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- BEVERAGE R&D
To celebrate the fall equinox, Dogfish Head Craft Brewery brewed a beer that is made with lunar meteorites that have been crushed into dust then steeped like tea in an Oktoberfest-style beer.
The Coca-Cola Co.’s Diet Coke brand re-entered the fashion world by releasing its second limited-edition T-shirt in the beverage aisles of Target stores last month.
By the time you’ve finished reading this article, between 5,000 and 6,000 tweets about beverages will have been sent across the Twittersphere, according to Rob Goulding, director of the multi-channel sector for San Francisco-based Twitter Inc. In fact, more than 1.5 million conversations about beverages happen every day on Twitter, he says.
Consumers have seen a number of new liquid concentrates hit the market, but now the customization trend is coming to the sweeteners segment.
Sparkling Ice made its TV premiere this summer with a 30-second spot dubbed “Dive In.”
As social media continues its prominence across the globe, companies are investing more effort in connecting with fans through this resource.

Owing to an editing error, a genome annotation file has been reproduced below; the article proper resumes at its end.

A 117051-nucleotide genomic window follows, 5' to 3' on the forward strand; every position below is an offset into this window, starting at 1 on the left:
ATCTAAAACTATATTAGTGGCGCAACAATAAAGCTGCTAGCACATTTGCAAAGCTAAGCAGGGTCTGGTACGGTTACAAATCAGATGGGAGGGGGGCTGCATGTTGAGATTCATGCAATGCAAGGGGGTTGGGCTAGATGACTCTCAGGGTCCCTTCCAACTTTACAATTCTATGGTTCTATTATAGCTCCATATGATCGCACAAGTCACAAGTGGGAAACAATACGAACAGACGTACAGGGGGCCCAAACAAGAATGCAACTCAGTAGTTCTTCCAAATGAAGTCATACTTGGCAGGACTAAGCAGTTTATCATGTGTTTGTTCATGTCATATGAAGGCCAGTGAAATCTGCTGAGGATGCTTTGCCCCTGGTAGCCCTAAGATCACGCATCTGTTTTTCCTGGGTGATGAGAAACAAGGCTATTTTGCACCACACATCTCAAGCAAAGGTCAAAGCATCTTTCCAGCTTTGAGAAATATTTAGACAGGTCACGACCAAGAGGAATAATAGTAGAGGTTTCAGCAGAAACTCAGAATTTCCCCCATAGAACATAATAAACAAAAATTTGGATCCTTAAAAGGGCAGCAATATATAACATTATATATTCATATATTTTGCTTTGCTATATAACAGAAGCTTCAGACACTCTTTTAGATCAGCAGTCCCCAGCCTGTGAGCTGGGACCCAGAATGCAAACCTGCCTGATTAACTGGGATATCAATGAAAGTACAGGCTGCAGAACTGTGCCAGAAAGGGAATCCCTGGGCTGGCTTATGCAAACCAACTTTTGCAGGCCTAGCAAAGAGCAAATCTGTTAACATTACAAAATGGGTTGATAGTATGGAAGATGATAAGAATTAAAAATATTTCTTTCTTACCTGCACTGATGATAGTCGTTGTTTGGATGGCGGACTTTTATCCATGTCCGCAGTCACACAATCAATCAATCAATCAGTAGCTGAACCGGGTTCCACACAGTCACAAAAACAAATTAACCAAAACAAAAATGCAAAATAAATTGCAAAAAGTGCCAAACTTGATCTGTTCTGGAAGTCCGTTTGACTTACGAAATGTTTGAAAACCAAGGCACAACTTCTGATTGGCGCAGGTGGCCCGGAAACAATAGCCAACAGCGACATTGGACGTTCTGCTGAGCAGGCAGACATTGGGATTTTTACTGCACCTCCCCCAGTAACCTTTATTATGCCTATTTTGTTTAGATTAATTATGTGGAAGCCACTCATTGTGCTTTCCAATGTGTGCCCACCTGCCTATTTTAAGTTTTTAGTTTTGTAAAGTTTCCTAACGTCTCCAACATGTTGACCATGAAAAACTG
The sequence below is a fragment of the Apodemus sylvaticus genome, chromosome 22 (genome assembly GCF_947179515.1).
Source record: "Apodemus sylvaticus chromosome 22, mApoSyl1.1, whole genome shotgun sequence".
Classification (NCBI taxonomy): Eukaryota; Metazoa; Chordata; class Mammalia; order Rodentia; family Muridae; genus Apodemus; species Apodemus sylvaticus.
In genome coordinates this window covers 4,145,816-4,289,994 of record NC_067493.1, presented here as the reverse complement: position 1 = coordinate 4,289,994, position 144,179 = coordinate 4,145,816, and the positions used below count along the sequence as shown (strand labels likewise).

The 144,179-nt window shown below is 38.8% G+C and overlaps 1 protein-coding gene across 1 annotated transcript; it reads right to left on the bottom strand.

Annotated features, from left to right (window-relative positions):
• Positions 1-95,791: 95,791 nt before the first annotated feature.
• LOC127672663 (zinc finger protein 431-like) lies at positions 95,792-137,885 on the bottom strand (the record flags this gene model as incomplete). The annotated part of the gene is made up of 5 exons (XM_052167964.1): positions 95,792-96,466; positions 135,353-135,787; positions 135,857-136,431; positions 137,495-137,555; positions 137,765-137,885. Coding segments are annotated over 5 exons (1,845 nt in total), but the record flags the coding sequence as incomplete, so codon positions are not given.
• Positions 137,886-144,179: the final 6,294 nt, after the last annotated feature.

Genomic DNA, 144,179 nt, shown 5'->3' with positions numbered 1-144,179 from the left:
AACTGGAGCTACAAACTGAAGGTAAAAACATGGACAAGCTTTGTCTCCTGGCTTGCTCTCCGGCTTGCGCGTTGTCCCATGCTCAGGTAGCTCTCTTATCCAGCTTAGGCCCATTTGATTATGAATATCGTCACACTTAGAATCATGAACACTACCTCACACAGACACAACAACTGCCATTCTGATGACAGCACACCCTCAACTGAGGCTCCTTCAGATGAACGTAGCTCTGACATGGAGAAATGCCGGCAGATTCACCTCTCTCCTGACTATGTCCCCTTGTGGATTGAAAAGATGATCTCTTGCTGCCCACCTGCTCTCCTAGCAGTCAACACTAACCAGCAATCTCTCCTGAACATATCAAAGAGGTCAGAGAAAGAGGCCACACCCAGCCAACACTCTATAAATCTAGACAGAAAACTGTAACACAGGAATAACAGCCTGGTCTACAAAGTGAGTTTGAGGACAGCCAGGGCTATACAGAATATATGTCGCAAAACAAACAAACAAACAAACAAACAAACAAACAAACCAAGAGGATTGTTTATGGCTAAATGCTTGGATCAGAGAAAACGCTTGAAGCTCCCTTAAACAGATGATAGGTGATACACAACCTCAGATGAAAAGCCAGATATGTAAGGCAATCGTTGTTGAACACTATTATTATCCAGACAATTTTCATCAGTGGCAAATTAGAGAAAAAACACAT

According to new research, Champagne does “go straight to your head,” in a manner of speaking.
RoFo Enterprise Corp. enables consumers to wear their beverages with RoFo Beverage Dispensing Headgear, which can hold and dispense approximately 67 ounces of a beverage in its watertight container made of lightweight, food-grade-quality linear low-density polyethylene and keep it hot, cold or carbonated, according to Randall Flann, owner of RoFo Enterprise Corp.
What would the United States be like without beer? A study conducted by John Dunham & Associates, jointly commissioned by the Beer Institute and the National Beer Wholesalers Association, shows that without the beer industry, the U.S. economy could be very different.
As the second-largest generation next to baby boomers, millennials are an important group for brands to reach.